For those looking for faster internet speeds with AT&T's latest U-Verse product offering
, I'm afraid that there are a lot of current subscribers unable to get or upgrade to the new speed tier. The new speed tier requires VDSL2
Pair Bonding, a technology used to increase the available bandwidth to a customer’s premise. Thus, A large majority of U-Verse territory is not eligible for the new Power Tier
offering 45 Mbps downstream and 6 Mbps upstream.
Do You Qualify For AT&T's Latest Upgrade?
Persons living in MDUs (apartments, condos, duplexes, townhouses, etc) are typically disqualified from Pair Bonding at present. Typically you are considered an MDU location if your point of demarcation/NID is "shared" with other units in your building. There are instances, typically townhouses, where individual units in a building will have their own NIDs - those are typically considered SFUs and would thus qualify for VDSL2 pair bonding.
Also, at the present the faster option is not available to ADSL2+ or xPON customers since pair bonding must use VDSL2. There are also rather strict loop length limitations from the neighborhood VRAD to get these new speeds. Users who find that they qualify on the website and have a tech come out to install it may find themselves disappointed as well.
Current and new subscribers eligible for the "Max Turbo" (24 Mbps speed tier) have the best chance at possibly
getting manually qualified for the new tier. To have this done, any AT&T customer and dslreports.com user may post a topic requesting this manual qualification in the AT&T Direct Forum
. The techs moderating the forum will do their best to qualify you for the tier, within a reasonable period of time. Just ask!
The Power Tier uses pair bonding technology, a solution that combines multiple copper wire pairs to increase available capacity and/or extend the copper network's reach. There are many factors that come into play to be able to get the new service provisioned -- such as whether or not your home is serviced by a VRAD using VDSL2.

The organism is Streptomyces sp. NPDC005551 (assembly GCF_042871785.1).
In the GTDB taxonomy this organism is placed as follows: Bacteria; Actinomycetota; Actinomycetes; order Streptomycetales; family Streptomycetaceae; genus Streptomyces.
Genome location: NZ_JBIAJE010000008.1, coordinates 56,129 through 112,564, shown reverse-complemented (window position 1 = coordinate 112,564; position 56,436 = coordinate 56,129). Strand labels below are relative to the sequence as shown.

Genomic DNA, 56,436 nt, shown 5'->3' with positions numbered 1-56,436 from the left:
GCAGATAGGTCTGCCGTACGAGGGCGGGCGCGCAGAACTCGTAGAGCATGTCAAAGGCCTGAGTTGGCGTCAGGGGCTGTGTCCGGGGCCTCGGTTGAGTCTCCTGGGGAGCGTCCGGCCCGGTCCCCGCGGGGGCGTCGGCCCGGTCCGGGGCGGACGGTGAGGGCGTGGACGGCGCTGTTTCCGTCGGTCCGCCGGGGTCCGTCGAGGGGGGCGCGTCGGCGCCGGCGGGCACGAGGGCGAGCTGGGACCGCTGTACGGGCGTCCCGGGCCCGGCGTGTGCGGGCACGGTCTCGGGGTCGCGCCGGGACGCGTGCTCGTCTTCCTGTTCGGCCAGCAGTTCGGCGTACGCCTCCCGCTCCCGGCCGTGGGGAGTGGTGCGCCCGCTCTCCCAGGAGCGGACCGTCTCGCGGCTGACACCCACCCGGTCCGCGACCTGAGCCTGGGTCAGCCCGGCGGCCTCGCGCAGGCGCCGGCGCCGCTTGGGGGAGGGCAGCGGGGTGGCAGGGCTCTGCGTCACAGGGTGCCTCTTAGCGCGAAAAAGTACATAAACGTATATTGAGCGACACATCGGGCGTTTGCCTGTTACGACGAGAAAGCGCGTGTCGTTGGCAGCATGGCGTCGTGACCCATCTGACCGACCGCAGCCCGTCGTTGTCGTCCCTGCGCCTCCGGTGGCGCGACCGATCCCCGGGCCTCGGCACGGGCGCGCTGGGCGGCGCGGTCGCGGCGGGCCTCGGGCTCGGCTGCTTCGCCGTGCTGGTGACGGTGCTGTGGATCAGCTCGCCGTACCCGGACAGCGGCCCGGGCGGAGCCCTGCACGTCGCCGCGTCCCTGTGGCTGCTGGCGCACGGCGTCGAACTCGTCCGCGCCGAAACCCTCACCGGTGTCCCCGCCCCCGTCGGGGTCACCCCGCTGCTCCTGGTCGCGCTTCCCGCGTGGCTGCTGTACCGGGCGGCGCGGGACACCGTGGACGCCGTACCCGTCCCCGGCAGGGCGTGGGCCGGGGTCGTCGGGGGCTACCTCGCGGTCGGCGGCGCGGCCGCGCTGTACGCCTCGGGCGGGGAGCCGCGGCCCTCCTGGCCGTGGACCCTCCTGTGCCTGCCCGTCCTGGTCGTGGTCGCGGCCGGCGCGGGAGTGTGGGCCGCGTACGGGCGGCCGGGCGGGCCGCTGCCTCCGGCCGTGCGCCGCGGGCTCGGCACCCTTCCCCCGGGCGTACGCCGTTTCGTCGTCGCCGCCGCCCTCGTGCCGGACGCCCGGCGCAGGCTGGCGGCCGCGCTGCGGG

Currently if you are a DSLAM or CO serviced address, ADSL2+ is used instead of VDSL2, thus disqualifying such addresses. These same factors also dictate the availability of U-Verse in general as well, but are more sensitive when it comes to provisioning the Power Tier, especially when combined in a "triple play
" package including IPTV
, and the Internet
. Some of these provisioning factors include:
• Length of the copper loop serving your home from the VRAD
(for a visual representation of how U-Verse is delivered to you from VRAD over copper pairs, see FAQ: How is U-Verse delivered to me over copper
• Copper cable gauge between the VRAD and the DEMARC pedestal (affects attenuation numbers)
• Quality and age of the copper lines between VRAD to Crossbox and DEMARC pedestal.
• Strength of the noise (in dB) affecting the VDSL2+ signal (SNR margin), noise can include AM and amateur radio signals, as well as crosstalk between adjacent pairs of lines used to provision U-Verse.
AT&T U-Verse VDSL2 customers currently served from a VRAD use the “8d” profile. This includes the pair-bonded connections as well. Sometime in the future, as AT&T has announced, customers could see a 75 Mbps and 100 Mbps speed tier available to them, in accordance with the "Project VIP